Biryusa faced a battle to even make the playoffs, securing its place in the final a week before the end of the regular when it won back-to-back against Dynamo Neva. That ended the Petersburg team’s hopes of making the top four and ensured that when the Vanke Rays came visiting on Friday and Saturday, it was a dress rehearsal for the playoffs.
However, beating the defending champion is a daunting task. The Dragons lost just out of 26 regular season games this season and extended its winning streak to 17 with back-to-back successes in Krasnoyarsk (7-1 and 5-2). All over the ice, the Chinese franchise has leaders: Alex Carpenter, supreme scoring leader for the second season in a row, Megan Bozek outscoring the WHL’s other blueliners, Kimberly Newell leading the league in all key goaltending stats.
So, does Biryusa have any chance? Forward Ekaterina Dobrodeyeva believes it can be done.
“We need to go into each game with a huge desire to win,” Ekaterina Dobrodeyeva told the WHL’s official website. “The whole team has to be on board with that. The first task is to clamp down on defense and make sure they don’t get a good look at our net. And then we need to take the chances that will come our way.
“Vanke Rays has a good budget, they can sign up talented players. They have a strong team where everyone complements each other. But we are not afraid of them. We’re not just going to give up.”
The stats offer some grounds for optimism as well. Young goalie Darya Gredzen had six shut-outs last season — tied with Newell for the league leadership. Aged just 16, she’s one for the future, but her performances in 2020-2021 suggest she is already capable of making an impact at the top level. Then there is Dobrodeyeva’s line. With 40 goals this season, her partnership with Sofia Lifatova and Valeria Pavlova is the most productive troika in the WHL. That even beats Carpenter’s formidable partnership with Rachel Llanes and Hannah Miller for KRS. It will take every piece of that firepower to upset the odds.
Unusually, despite being the lower-ranked team in the regular season, Biryusa will play the first two games of this series on home ice. Krasnoyarsk hosts games one and two on Wednesday and Thursday, with a third game pencilled in for March 7 in Stupino if required.
Agidel, for so long the dominant force in the WHL, suffered a turbulent season. Back in the summer, rumors swirled around Ufa and suggested that the team’s finances might be in jeopardy. Happily, that proved wholly untrue, but the uncertainty might have affected the team’s preparations for the season. Certainly, the opening games saw SKIF travel to Bashkortostan and pick up back-to-back wins.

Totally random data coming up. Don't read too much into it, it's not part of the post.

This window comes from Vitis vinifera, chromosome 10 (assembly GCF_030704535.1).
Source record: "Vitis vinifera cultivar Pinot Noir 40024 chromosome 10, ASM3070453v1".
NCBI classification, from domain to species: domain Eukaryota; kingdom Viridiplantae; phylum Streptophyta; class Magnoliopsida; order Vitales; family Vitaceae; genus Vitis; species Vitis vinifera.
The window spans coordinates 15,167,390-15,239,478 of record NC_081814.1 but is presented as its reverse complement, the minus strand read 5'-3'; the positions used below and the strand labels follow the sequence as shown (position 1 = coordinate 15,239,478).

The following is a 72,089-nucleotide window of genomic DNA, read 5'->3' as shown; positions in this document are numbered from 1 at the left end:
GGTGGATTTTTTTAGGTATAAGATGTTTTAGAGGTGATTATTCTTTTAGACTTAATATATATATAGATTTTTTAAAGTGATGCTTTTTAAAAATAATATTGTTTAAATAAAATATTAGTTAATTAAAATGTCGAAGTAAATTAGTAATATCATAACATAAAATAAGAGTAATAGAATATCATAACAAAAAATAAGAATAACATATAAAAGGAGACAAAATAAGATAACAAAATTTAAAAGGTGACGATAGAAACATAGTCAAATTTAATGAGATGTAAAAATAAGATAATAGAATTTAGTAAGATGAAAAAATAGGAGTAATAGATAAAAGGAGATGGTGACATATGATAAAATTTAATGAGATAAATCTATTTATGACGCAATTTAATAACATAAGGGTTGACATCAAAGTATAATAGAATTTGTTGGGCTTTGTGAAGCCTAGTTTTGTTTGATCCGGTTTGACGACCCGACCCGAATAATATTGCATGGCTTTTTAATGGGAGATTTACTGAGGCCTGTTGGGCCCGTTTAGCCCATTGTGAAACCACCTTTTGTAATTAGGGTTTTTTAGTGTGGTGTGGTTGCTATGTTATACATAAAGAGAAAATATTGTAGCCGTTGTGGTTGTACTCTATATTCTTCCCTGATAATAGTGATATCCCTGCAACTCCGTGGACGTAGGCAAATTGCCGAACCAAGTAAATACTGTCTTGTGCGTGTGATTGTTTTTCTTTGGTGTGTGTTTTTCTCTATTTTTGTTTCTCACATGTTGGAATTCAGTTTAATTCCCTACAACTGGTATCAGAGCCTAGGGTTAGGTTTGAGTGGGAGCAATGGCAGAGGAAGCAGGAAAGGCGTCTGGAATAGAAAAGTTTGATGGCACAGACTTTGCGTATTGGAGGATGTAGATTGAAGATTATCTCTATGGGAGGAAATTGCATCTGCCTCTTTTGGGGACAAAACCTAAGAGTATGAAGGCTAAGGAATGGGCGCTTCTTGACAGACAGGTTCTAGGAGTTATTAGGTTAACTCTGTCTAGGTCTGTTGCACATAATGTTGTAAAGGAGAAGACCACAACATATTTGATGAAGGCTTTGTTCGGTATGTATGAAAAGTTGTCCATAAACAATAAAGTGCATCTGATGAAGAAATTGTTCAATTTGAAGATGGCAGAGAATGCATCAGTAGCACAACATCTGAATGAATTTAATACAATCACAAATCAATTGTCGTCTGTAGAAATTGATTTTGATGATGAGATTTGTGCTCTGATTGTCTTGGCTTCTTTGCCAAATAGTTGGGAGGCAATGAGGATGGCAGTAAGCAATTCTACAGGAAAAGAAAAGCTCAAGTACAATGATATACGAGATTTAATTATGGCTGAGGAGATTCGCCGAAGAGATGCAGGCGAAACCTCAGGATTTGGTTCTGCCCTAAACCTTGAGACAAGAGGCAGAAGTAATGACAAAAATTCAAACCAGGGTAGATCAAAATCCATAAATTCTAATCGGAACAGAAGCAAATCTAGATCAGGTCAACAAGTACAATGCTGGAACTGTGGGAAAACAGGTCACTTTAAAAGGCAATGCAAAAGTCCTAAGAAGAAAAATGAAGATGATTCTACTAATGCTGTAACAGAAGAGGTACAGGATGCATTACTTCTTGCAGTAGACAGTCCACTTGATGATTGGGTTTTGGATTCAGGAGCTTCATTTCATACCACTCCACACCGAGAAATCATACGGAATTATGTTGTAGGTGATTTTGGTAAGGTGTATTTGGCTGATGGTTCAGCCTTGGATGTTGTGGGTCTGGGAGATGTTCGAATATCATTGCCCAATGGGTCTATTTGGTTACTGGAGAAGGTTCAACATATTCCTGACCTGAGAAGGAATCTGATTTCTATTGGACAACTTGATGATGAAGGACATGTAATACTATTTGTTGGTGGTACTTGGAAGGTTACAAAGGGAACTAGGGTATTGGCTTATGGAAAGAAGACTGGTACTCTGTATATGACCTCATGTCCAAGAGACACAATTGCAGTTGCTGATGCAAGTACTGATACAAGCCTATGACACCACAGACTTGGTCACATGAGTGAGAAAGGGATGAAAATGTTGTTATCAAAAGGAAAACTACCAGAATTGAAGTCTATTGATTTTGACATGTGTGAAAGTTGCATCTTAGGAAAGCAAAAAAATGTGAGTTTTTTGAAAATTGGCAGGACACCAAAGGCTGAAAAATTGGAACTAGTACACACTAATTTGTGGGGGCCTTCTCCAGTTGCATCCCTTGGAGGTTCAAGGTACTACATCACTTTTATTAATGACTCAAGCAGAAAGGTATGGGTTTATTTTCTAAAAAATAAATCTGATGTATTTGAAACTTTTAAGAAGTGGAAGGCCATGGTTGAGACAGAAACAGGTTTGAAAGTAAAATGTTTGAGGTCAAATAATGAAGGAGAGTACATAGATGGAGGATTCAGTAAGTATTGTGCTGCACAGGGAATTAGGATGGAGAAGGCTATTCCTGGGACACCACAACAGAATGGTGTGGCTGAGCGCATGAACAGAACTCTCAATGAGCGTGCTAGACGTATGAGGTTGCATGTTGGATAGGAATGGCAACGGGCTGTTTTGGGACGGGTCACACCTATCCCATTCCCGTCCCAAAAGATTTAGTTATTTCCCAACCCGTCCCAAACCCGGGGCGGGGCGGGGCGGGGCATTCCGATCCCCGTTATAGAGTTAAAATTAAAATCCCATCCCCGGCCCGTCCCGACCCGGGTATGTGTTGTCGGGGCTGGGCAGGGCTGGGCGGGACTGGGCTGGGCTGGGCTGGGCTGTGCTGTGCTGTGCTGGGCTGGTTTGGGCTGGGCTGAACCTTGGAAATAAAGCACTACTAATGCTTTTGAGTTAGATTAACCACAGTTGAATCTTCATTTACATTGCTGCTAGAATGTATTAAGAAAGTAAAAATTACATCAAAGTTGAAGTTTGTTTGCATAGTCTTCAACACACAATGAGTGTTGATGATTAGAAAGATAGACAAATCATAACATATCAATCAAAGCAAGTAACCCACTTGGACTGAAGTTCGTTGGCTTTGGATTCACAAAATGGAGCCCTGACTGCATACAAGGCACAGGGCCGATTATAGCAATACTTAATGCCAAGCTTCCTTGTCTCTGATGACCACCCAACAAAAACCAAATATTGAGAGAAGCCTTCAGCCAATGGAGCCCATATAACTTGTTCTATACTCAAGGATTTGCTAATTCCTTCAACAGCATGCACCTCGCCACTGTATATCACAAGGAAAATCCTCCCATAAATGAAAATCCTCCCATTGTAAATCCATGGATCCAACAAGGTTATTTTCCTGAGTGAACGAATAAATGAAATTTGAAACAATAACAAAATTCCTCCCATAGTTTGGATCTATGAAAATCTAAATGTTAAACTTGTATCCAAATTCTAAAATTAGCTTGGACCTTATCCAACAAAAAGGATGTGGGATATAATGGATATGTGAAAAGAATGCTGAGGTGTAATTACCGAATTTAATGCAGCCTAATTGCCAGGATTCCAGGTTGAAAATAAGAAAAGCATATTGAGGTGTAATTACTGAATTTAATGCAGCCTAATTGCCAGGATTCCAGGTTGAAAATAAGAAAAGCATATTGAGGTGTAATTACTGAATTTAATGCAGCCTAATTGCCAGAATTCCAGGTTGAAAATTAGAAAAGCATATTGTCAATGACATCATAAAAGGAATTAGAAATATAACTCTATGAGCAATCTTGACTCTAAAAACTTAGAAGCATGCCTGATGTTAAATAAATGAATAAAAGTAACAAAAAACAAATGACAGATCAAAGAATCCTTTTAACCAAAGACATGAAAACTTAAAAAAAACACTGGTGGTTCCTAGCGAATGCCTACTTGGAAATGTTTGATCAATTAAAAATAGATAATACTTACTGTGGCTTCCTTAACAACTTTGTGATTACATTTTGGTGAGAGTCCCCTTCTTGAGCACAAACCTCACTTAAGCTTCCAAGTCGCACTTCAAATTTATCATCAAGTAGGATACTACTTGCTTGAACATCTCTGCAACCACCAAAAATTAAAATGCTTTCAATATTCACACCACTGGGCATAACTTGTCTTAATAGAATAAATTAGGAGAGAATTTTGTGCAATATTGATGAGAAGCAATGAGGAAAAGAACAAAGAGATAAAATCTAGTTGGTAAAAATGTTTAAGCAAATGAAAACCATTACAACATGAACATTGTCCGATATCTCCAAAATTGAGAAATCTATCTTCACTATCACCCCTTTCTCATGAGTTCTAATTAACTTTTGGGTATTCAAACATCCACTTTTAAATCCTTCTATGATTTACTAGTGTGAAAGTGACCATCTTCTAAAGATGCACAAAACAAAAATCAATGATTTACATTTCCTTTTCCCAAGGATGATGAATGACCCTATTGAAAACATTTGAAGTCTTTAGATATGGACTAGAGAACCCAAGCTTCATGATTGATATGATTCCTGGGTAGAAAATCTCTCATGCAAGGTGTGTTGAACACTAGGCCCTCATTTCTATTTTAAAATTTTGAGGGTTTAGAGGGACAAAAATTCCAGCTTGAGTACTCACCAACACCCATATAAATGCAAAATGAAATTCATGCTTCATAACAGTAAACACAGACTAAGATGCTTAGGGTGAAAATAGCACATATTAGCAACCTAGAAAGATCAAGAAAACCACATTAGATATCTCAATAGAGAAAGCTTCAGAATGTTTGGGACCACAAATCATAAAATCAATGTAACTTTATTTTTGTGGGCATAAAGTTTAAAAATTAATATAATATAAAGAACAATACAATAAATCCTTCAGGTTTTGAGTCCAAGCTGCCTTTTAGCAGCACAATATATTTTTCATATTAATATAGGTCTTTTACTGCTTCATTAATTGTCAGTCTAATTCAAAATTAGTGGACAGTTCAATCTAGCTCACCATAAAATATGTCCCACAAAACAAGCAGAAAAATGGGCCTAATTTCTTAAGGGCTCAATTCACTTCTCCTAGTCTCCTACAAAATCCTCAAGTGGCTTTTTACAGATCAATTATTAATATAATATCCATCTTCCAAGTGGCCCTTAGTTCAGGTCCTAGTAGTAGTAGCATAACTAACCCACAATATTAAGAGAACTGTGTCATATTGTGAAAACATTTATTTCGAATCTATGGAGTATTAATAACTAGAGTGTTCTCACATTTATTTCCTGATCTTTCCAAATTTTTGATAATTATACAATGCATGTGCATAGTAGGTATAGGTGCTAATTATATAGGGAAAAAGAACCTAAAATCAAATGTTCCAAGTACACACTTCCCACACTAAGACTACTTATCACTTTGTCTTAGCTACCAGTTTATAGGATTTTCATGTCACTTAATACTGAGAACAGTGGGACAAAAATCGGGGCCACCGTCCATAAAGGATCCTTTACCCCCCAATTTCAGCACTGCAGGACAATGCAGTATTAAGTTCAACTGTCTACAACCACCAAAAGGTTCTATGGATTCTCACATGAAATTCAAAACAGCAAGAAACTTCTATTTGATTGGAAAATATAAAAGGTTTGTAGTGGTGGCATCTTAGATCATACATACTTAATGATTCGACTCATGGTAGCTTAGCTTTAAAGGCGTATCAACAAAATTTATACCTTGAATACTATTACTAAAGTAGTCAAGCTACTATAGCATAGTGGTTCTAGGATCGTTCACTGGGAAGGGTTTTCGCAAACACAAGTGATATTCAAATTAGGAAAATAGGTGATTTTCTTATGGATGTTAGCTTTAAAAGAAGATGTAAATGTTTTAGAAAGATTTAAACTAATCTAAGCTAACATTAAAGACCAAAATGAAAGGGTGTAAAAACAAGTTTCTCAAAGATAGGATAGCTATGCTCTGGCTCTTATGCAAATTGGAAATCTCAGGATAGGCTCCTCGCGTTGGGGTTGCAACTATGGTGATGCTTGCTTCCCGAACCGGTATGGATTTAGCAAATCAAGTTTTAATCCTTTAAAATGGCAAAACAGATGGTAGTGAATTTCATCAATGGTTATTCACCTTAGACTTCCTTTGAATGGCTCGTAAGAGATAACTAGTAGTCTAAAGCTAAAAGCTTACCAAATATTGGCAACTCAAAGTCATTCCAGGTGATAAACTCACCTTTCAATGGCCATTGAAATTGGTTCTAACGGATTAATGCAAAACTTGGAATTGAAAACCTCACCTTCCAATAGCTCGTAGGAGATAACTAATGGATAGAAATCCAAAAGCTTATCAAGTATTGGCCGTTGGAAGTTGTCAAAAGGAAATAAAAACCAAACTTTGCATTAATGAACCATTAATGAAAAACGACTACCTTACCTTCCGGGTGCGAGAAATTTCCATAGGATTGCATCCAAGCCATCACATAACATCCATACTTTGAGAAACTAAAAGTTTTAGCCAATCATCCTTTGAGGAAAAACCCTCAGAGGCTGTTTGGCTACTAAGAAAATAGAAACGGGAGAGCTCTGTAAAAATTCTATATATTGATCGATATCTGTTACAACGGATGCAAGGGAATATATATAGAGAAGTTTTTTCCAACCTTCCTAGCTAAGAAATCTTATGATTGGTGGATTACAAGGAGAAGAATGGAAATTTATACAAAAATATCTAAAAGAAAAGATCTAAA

That set the tone for a battle between the two teams that continued all season. In the final standings, they were locked on 60 points and Agidel secured second place by virtue of grabbing more wins in regulation. The Ufa team also scored significantly more goals — 127 against 83 — thanks in no small part to the ageless Olga Sosina. Prior to this season, she was the only WHL player to win back-to-back scoring races; this term she contributed 50 (18+32) points in 27 appearances. With Nicol Cupkova close behind, and Anna Shibanova the second most productive on defense, there is plenty of back-up for Sosina as well.
However, the last two games of the season ended in heavy losses at home to KRS Vanke Rays — and left head coach Denis Afinogenov admitting his team looked flat in its most recent outings.
“There wasn’t much motivation,” Denis Afinogenov said. “We could not finish higher in the table, nor drop any lower, so we wanted to give some of our youngsters a chance to play before the playoffs.” However, he expects more in post season. “We have an ambitious group of girls here, they don’t want to lose and they were disappointed [with the KRS games],” he added. “We need to get to the final and give [KRS] a real game there.”
SKIF, meanwhile, owes a great deal to Valeria Merkusheva. The 21-year-old goalie was instrumental in her team allowing just 37 goals in its 28 games, a superb performance bettered only by KRS. Her move to Nizhny Novgorod in the summer was a key factor in the team bouncing back from last season’s failure to make the playoffs. Merkusheva was not the only player to swap Dynamo St. Petersburg for SKIF: Czech defender Aneta Tejralova also made the switch and played a big role in that stellar defense for SKIF.
The final games of the season brought comfortable victories over one of the WHL’s newcomers, 7.62, and left SKIF captain Angelina Goncharenko plotting Agidel’s downfall.
“Those wins were important, psychologically,” Angelina Goncharenko told the club’s website. “Everybody wants to go into the playoffs in the right frame of mind, full of confidence.
“If we are united, we can beat Agidel. In modern hockey, everyone can play but that’s only part of it. A winning team needs to be a tight unit that closely follows the coach’s instructions. If — and only if — we can do that, everything is sure to work out for us.”
Game one of this series takes place on Wednesday in Nizhny Novgorod. Game two and, if necessary, game three, will be in Ufa on Saturday, March 6 and Sunday, March 7.